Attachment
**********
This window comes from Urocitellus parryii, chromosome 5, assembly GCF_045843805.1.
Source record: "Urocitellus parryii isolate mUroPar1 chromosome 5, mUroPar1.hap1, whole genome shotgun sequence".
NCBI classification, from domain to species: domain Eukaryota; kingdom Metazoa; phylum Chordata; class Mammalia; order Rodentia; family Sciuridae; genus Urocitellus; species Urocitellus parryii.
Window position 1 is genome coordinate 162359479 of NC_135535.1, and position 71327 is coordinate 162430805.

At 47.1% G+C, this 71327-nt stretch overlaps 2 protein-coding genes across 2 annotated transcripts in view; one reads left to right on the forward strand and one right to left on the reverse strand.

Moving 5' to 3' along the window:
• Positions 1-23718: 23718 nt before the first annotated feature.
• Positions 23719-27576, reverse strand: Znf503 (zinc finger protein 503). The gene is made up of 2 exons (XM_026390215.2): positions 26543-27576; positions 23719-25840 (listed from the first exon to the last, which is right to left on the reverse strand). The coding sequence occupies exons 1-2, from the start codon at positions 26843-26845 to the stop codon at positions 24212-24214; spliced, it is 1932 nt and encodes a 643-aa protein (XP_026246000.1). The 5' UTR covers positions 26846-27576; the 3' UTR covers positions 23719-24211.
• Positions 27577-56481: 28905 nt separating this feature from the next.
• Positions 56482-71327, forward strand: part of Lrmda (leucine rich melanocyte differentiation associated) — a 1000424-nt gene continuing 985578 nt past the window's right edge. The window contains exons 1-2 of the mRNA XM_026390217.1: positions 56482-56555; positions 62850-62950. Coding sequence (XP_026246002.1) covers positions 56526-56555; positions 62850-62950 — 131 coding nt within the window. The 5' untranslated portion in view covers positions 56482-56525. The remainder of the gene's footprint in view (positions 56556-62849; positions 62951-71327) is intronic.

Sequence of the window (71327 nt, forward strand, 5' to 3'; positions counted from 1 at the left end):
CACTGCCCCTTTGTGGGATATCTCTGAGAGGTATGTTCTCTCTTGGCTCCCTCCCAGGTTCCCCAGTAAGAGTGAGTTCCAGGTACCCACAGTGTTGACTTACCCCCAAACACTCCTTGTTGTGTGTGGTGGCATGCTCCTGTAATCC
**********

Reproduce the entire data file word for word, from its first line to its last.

This window comes from Urocitellus parryii, chromosome 5, assembly GCF_045843805.1.
Source record: "Urocitellus parryii isolate mUroPar1 chromosome 5, mUroPar1.hap1, whole genome shotgun sequence".
NCBI classification, from domain to species: domain Eukaryota; kingdom Metazoa; phylum Chordata; class Mammalia; order Rodentia; family Sciuridae; genus Urocitellus; species Urocitellus parryii.
Window position 1 is genome coordinate 162359479 of NC_135535.1, and position 71327 is coordinate 162430805.

At 47.1% G+C, this 71327-nt stretch overlaps 2 protein-coding genes across 2 annotated transcripts in view; one reads left to right on the forward strand and one right to left on the reverse strand.

Moving 5' to 3' along the window:
• Positions 1-23718: 23718 nt before the first annotated feature.
• Positions 23719-27576, reverse strand: Znf503 (zinc finger protein 503). The gene is made up of 2 exons (XM_026390215.2): positions 26543-27576; positions 23719-25840 (listed from the first exon to the last, which is right to left on the reverse strand). The coding sequence occupies exons 1-2, from the start codon at positions 26843-26845 to the stop codon at positions 24212-24214; spliced, it is 1932 nt and encodes a 643-aa protein (XP_026246000.1). The 5' UTR covers positions 26846-27576; the 3' UTR covers positions 23719-24211.
• Positions 27577-56481: 28905 nt separating this feature from the next.
• Positions 56482-71327, forward strand: part of Lrmda (leucine rich melanocyte differentiation associated) — a 1000424-nt gene continuing 985578 nt past the window's right edge. The window contains exons 1-2 of the mRNA XM_026390217.1: positions 56482-56555; positions 62850-62950. Coding sequence (XP_026246002.1) covers positions 56526-56555; positions 62850-62950 — 131 coding nt within the window. The 5' untranslated portion in view covers positions 56482-56525. The remainder of the gene's footprint in view (positions 56556-62849; positions 62951-71327) is intronic.

Sequence of the window (71327 nt, forward strand, 5' to 3'; positions counted from 1 at the left end):
CACTGCCCCTTTGTGGGATATCTCTGAGAGGTATGTTCTCTCTTGGCTCCCTCCCAGGTTCCCCAGTAAGAGTGAGTTCCAGGTACCCACAGTGTTGACTTACCCCCAAACACTCCTTGTTGTGTGTGGTGGCATGCTCCTGTAATCC